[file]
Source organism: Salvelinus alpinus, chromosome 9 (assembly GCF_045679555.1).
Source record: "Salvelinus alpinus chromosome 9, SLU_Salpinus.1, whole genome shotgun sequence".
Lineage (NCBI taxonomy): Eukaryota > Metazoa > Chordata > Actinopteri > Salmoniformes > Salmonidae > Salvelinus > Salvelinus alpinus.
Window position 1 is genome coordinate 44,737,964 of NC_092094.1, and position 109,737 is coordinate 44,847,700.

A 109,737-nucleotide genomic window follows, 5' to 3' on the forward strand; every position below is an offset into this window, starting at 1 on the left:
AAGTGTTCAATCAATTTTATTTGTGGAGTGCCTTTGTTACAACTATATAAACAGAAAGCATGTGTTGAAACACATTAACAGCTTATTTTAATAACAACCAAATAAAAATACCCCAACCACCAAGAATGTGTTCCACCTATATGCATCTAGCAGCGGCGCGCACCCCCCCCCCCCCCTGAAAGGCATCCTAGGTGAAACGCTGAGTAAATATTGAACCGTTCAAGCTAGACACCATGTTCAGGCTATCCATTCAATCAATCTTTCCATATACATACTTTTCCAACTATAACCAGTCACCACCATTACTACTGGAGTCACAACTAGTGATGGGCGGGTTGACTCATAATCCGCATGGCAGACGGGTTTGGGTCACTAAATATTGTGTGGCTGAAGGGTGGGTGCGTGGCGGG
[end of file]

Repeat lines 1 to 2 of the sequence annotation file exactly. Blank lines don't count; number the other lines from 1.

Source organism: Salvelinus alpinus, chromosome 9 (assembly GCF_045679555.1).
Source record: "Salvelinus alpinus chromosome 9, SLU_Salpinus.1, whole genome shotgun sequence".